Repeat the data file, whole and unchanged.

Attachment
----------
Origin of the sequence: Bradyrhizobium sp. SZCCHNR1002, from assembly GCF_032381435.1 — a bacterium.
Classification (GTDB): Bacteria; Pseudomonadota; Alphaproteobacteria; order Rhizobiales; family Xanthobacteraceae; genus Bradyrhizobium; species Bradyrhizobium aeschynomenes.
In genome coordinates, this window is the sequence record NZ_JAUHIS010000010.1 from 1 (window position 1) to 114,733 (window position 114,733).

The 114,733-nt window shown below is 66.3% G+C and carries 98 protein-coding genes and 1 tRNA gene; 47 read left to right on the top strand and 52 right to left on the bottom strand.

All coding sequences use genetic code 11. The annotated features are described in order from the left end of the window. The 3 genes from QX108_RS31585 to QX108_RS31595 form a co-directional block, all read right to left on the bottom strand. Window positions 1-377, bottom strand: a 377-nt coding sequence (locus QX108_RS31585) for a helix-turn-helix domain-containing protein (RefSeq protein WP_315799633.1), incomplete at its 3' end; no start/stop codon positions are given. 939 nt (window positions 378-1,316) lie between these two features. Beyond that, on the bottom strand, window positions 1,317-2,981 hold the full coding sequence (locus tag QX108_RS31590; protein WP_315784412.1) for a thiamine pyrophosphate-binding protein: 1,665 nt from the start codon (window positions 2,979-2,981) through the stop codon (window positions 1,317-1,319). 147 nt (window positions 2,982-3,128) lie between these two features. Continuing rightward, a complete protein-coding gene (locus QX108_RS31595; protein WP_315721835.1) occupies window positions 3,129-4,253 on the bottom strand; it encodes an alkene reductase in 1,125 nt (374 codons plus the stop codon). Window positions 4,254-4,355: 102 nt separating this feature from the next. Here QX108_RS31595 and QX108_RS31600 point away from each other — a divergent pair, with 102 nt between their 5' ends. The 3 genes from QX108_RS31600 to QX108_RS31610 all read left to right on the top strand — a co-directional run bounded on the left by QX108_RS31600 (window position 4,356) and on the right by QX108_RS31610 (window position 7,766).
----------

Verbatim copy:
Origin of the sequence: Bradyrhizobium sp. SZCCHNR1002, from assembly GCF_032381435.1 — a bacterium.
Classification (GTDB): Bacteria; Pseudomonadota; Alphaproteobacteria; order Rhizobiales; family Xanthobacteraceae; genus Bradyrhizobium; species Bradyrhizobium aeschynomenes.
In genome coordinates, this window is the sequence record NZ_JAUHIS010000010.1 from 1 (window position 1) to 114,733 (window position 114,733).

The 114,733-nt window shown below is 66.3% G+C and carries 98 protein-coding genes and 1 tRNA gene; 47 read left to right on the top strand and 52 right to left on the bottom strand.

All coding sequences use genetic code 11. The annotated features are described in order from the left end of the window. The 3 genes from QX108_RS31585 to QX108_RS31595 form a co-directional block, all read right to left on the bottom strand. Window positions 1-377, bottom strand: a 377-nt coding sequence (locus QX108_RS31585) for a helix-turn-helix domain-containing protein (RefSeq protein WP_315799633.1), incomplete at its 3' end; no start/stop codon positions are given. 939 nt (window positions 378-1,316) lie between these two features. Beyond that, on the bottom strand, window positions 1,317-2,981 hold the full coding sequence (locus tag QX108_RS31590; protein WP_315784412.1) for a thiamine pyrophosphate-binding protein: 1,665 nt from the start codon (window positions 2,979-2,981) through the stop codon (window positions 1,317-1,319). 147 nt (window positions 2,982-3,128) lie between these two features. Continuing rightward, a complete protein-coding gene (locus QX108_RS31595; protein WP_315721835.1) occupies window positions 3,129-4,253 on the bottom strand; it encodes an alkene reductase in 1,125 nt (374 codons plus the stop codon). Window positions 4,254-4,355: 102 nt separating this feature from the next. Here QX108_RS31595 and QX108_RS31600 point away from each other — a divergent pair, with 102 nt between their 5' ends. The 3 genes from QX108_RS31600 to QX108_RS31610 all read left to right on the top strand — a co-directional run bounded on the left by QX108_RS31600 (window position 4,356) and on the right by QX108_RS31610 (window position 7,766).